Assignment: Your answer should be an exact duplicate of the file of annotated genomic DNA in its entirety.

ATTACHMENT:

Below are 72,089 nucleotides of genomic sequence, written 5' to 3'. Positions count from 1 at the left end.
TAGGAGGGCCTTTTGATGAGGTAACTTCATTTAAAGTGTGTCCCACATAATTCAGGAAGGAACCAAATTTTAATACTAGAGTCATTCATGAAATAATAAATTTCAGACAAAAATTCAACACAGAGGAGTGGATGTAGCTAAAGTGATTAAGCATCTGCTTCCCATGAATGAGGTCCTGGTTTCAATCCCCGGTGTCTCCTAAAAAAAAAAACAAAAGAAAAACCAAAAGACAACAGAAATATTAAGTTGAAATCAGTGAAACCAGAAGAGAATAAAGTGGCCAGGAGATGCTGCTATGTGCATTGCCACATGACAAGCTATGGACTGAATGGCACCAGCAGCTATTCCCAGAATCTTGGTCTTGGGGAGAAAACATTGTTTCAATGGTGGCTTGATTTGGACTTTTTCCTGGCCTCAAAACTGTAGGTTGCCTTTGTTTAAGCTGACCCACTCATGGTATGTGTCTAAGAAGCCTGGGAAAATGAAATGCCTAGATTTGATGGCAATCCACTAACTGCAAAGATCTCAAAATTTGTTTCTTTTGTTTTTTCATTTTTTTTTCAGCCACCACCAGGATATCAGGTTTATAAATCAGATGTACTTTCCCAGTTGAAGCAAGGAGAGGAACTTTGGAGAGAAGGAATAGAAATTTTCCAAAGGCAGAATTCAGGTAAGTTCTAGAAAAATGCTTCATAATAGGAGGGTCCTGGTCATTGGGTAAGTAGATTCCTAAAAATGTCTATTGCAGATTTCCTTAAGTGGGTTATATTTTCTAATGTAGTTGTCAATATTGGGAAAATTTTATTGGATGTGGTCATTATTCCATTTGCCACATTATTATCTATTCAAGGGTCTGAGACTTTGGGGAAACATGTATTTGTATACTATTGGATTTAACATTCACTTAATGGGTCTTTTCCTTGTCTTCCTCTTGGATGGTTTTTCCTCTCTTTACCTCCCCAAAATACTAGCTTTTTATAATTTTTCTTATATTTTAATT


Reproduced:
Below are 72,089 nucleotides of genomic sequence, written 5' to 3'. Positions count from 1 at the left end.
TAGGAGGGCCTTTTGATGAGGTAACTTCATTTAAAGTGTGTCCCACATAATTCAGGAAGGAACCAAATTTTAATACTAGAGTCATTCATGAAATAATAAATTTCAGACAAAAATTCAACACAGAGGAGTGGATGTAGCTAAAGTGATTAAGCATCTGCTTCCCATGAATGAGGTCCTGGTTTCAATCCCCGGTGTCTCCTAAAAAAAAAAACAAAAGAAAAACCAAAAGACAACAGAAATATTAAGTTGAAATCAGTGAAACCAGAAGAGAATAAAGTGGCCAGGAGATGCTGCTATGTGCATTGCCACATGACAAGCTATGGACTGAATGGCACCAGCAGCTATTCCCAGAATCTTGGTCTTGGGGAGAAAACATTGTTTCAATGGTGGCTTGATTTGGACTTTTTCCTGGCCTCAAAACTGTAGGTTGCCTTTGTTTAAGCTGACCCACTCATGGTATGTGTCTAAGAAGCCTGGGAAAATGAAATGCCTAGATTTGATGGCAATCCACTAACTGCAAAGATCTCAAAATTTGTTTCTTTTGTTTTTTCATTTTTTTTTCAGCCACCACCAGGATATCAGGTTTATAAATCAGATGTACTTTCCCAGTTGAAGCAAGGAGAGGAACTTTGGAGAGAAGGAATAGAAATTTTCCAAAGGCAGAATTCAGGTAAGTTCTAGAAAAATGCTTCATAATAGGAGGGTCCTGGTCATTGGGTAAGTAGATTCCTAAAAATGTCTATTGCAGATTTCCTTAAGTGGGTTATATTTTCTAATGTAGTTGTCAATATTGGGAAAATTTTATTGGATGTGGTCATTATTCCATTTGCCACATTATTATCTATTCAAGGGTCTGAGACTTTGGGGAAACATGTATTTGTATACTATTGGATTTAACATTCACTTAATGGGTCTTTTCCTTGTCTTCCTCTTGGATGGTTTTTCCTCTCTTTACCTCCCCAAAATACTAGCTTTTTATAATTTTTCTTATATTTTAATT